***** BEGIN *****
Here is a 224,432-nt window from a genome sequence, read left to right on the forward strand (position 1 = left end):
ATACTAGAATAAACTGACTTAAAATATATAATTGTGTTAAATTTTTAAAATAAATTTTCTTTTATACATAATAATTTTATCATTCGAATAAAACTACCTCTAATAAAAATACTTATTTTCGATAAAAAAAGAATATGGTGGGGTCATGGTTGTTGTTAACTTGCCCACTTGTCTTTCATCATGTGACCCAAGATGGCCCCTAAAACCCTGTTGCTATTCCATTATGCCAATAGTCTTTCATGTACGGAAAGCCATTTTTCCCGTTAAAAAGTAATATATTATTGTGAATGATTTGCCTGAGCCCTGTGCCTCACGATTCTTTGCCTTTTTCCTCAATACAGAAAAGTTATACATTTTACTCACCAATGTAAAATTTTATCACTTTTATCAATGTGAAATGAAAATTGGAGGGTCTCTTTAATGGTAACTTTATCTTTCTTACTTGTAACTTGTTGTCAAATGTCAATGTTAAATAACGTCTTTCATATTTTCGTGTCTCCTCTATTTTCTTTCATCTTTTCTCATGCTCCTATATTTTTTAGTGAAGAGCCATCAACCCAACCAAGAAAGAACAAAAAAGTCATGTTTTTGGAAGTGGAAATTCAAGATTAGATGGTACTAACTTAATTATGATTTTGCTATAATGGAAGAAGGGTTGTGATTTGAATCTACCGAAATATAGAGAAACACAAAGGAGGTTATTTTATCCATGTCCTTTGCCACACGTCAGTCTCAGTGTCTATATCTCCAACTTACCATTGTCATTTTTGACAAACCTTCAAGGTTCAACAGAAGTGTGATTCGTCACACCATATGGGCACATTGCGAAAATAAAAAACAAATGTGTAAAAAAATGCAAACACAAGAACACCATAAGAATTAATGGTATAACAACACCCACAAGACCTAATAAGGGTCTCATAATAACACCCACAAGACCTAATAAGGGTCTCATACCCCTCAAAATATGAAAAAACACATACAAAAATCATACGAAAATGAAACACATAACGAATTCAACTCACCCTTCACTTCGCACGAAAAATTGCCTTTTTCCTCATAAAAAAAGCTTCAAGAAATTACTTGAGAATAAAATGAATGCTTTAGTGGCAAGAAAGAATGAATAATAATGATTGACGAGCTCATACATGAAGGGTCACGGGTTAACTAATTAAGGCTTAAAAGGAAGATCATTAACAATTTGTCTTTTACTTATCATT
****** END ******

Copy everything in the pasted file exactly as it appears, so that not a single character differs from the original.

Here is a 224,432-nt window from a genome sequence, read left to right on the forward strand (position 1 = left end):
ATACTAGAATAAACTGACTTAAAATATATAATTGTGTTAAATTTTTAAAATAAATTTTCTTTTATACATAATAATTTTATCATTCGAATAAAACTACCTCTAATAAAAATACTTATTTTCGATAAAAAAAGAATATGGTGGGGTCATGGTTGTTGTTAACTTGCCCACTTGTCTTTCATCATGTGACCCAAGATGGCCCCTAAAACCCTGTTGCTATTCCATTATGCCAATAGTCTTTCATGTACGGAAAGCCATTTTTCCCGTTAAAAAGTAATATATTATTGTGAATGATTTGCCTGAGCCCTGTGCCTCACGATTCTTTGCCTTTTTCCTCAATACAGAAAAGTTATACATTTTACTCACCAATGTAAAATTTTATCACTTTTATCAATGTGAAATGAAAATTGGAGGGTCTCTTTAATGGTAACTTTATCTTTCTTACTTGTAACTTGTTGTCAAATGTCAATGTTAAATAACGTCTTTCATATTTTCGTGTCTCCTCTATTTTCTTTCATCTTTTCTCATGCTCCTATATTTTTTAGTGAAGAGCCATCAACCCAACCAAGAAAGAACAAAAAAGTCATGTTTTTGGAAGTGGAAATTCAAGATTAGATGGTACTAACTTAATTATGATTTTGCTATAATGGAAGAAGGGTTGTGATTTGAATCTACCGAAATATAGAGAAACACAAAGGAGGTTATTTTATCCATGTCCTTTGCCACACGTCAGTCTCAGTGTCTATATCTCCAACTTACCATTGTCATTTTTGACAAACCTTCAAGGTTCAACAGAAGTGTGATTCGTCACACCATATGGGCACATTGCGAAAATAAAAAACAAATGTGTAAAAAAATGCAAACACAAGAACACCATAAGAATTAATGGTATAACAACACCCACAAGACCTAATAAGGGTCTCATAATAACACCCACAAGACCTAATAAGGGTCTCATACCCCTCAAAATATGAAAAAACACATACAAAAATCATACGAAAATGAAACACATAACGAATTCAACTCACCCTTCACTTCGCACGAAAAATTGCCTTTTTCCTCATAAAAAAAGCTTCAAGAAATTACTTGAGAATAAAATGAATGCTTTAGTGGCAAGAAAGAATGAATAATAATGATTGACGAGCTCATACATGAAGGGTCACGGGTTAACTAATTAAGGCTTAAAAGGAAGATCATTAACAATTTGTCTTTTACTTATCATT